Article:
ARLINGTON, Texas -- It was clear Friday why Rangers CEO and Hall of Famer Nolan Ryan likes Roy Oswalt so much.
He's a grinder. He attacks hitters. He doesn't mess around. At 34 years old, he doesn't have quite the stuff he did when he posted back-to-back 20-win seasons with the Houston Astros in 2004 and 2005, but the man still knows how to get through an opposing lineup. He knows how to keep his team in games and find a way to rack up innings to save the bullpen. And that's all the Rangers really need him to do.
Heck, Oswalt even sounds like Ryan, smirking at the suggestion that at 95 pitches after six innings, he didn't have enough left in his arm to go one more inning. Ryan doesn't see 100 pitches as some sort of imaginary barrier, and neither does Oswalt.
"I just wanted to get through the seventh," Oswalt said about the Rangers' 4-1 win over the Rockies. "To me there's not a really big difference between 95 and 115. I don't know who really set the 100 pitch count. I don't know where that came from. Some doctor guru just came up with that or something. Coming into the big leagues, sometimes I'd throw 130 pitches my first year up. It made you learn how to get yourself out of jams instead of looking back to the bullpen to help you out."
He was disappointed he couldn't get out of his final jam, when he gave up a two-out, run-scoring double to Marco Scutaro in the seventh to end the Rangers' shutout bid and his own outing. That's why when he received a standing ovation from the crowd of 46,964 at Rangers Ballpark in Arlington -- Ryan stood and clapped from his front-row seat in the owner's box -- he didn't tip his cap.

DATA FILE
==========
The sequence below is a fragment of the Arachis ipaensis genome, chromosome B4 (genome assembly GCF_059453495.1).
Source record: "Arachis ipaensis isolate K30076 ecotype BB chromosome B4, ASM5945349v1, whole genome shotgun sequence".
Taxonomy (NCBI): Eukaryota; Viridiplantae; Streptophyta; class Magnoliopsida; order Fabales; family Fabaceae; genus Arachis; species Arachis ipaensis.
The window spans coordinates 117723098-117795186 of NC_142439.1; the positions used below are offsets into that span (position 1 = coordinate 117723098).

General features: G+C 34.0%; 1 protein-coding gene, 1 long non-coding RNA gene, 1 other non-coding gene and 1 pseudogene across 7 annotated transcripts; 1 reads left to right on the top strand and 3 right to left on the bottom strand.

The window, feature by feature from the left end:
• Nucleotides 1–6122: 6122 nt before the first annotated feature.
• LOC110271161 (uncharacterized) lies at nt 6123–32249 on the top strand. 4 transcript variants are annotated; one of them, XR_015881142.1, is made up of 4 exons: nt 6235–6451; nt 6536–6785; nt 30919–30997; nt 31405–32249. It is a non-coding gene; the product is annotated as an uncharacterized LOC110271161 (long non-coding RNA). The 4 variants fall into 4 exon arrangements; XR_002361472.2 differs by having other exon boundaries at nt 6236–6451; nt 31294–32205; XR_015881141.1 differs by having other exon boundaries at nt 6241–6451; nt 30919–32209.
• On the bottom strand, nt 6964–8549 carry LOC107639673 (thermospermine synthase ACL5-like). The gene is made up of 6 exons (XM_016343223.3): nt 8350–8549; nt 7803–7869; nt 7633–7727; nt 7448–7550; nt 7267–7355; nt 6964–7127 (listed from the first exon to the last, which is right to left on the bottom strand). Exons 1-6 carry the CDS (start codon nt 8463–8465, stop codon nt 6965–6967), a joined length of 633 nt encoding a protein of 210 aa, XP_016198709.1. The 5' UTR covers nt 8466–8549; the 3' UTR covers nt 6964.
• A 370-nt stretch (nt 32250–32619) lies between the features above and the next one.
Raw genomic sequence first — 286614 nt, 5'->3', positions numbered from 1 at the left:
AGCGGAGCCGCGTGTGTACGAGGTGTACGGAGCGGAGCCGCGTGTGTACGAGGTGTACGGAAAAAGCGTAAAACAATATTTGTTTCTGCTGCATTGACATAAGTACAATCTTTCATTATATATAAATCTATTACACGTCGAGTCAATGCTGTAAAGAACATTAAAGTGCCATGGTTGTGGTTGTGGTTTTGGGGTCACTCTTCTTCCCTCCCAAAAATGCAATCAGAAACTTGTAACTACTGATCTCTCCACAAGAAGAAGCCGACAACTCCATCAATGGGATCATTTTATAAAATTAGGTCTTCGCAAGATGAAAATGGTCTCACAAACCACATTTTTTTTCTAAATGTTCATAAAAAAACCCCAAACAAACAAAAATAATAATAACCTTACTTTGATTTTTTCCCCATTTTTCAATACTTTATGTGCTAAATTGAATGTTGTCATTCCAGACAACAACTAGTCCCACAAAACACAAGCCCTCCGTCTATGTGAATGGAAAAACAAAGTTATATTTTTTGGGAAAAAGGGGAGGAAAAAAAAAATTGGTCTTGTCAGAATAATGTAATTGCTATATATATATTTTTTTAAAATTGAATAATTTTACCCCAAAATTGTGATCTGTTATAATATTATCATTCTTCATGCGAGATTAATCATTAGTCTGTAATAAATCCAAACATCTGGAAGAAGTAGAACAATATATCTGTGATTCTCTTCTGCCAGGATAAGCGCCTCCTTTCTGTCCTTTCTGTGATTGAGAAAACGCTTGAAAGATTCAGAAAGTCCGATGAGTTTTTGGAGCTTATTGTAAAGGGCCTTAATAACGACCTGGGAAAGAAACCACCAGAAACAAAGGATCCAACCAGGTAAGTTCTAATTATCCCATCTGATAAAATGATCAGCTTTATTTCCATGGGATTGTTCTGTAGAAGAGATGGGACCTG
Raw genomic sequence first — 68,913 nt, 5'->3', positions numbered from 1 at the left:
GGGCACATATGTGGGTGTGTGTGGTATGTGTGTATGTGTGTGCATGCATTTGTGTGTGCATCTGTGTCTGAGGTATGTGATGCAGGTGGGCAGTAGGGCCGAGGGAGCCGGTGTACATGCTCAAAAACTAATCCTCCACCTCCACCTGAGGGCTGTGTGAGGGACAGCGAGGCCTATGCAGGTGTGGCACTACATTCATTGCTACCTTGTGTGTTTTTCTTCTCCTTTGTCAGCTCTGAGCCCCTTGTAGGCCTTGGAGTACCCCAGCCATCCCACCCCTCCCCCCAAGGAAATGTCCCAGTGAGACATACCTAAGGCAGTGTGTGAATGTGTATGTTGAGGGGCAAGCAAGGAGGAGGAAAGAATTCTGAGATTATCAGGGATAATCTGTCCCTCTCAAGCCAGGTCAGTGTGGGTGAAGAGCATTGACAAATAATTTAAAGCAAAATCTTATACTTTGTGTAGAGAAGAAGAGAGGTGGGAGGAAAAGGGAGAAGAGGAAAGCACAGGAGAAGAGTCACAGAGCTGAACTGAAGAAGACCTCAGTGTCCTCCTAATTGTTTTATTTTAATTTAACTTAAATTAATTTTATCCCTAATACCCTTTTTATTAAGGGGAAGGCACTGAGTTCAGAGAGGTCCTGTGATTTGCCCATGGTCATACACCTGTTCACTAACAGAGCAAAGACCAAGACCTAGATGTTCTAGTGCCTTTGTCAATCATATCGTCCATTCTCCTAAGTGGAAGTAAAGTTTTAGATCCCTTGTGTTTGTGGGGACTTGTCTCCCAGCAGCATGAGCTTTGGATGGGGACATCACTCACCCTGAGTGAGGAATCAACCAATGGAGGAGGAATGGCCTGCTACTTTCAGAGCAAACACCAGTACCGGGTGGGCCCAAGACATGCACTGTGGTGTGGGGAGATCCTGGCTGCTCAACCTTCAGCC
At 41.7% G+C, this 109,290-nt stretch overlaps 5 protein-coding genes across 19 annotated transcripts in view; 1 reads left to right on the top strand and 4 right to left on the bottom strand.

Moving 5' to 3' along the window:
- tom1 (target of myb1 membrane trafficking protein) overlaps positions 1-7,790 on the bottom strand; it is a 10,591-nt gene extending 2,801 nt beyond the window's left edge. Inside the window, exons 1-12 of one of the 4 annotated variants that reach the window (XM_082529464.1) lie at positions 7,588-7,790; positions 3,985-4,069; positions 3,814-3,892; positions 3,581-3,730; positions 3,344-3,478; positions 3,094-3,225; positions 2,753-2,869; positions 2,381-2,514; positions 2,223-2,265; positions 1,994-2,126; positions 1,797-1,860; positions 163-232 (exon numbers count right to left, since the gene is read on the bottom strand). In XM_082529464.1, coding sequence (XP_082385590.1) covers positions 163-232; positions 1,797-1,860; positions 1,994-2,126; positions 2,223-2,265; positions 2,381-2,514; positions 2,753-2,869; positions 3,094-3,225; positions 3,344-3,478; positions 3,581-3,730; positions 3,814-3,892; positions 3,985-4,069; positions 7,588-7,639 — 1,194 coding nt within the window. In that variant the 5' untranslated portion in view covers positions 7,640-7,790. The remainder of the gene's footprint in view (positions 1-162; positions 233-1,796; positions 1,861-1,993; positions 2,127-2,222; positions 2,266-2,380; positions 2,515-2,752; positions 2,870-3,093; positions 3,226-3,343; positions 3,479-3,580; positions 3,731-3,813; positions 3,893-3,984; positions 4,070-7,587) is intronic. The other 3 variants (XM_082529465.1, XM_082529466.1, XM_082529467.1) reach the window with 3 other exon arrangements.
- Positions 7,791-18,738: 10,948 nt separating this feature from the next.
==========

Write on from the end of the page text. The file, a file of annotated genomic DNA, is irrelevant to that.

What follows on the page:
"I was still mad I threw an 0-2 fastball in the middle of the plate," Oswalt said.
Still, it was a solid Rangers debut for Oswalt, pitching for an American League team for the first time in his 12-year career. It didn't hurt that he was doing so against a Colorado team he has dominated in his career.
Oswalt went in with an 8-2 record and a 1.94 ERA in 12 starts. He added a win and a quality start, lowering his ERA slightly, thanks to one run allowed in 6 2/3 innings.
Oswalt gave up nine hits but didn't allow those hits to cause much damage. He pitched from ahead in the count most of the night, surrendering six of those hits when he had two strikes on the hitter.
"I was disappointed I gave up that many 0-2 hits," said Oswalt, who gave up three of them. "But other than that, I commanded all my pitches. If I can keep this type of command all the way through, I'll be happy."
So will the Rangers.
Oswalt allowed just the one run with one walk and six strikeouts.
He pitched quickly, something his defense certainly appreciated. He threw strikes, getting ahead in the count and helping him make quick work of the Rockies' lineup. Oswalt threw 110 pitches total, and 81 of them -- 74 percent -- were strikes.
He attacked hitters all night and pitched with a lead early after the Rangers scored two runs on Adrian Beltre's homer in the bottom of the first.
"That allows you to compress the zone and really attack," Oswalt said about the lead. "You don't want to put too many guys on and make them get hits to get on."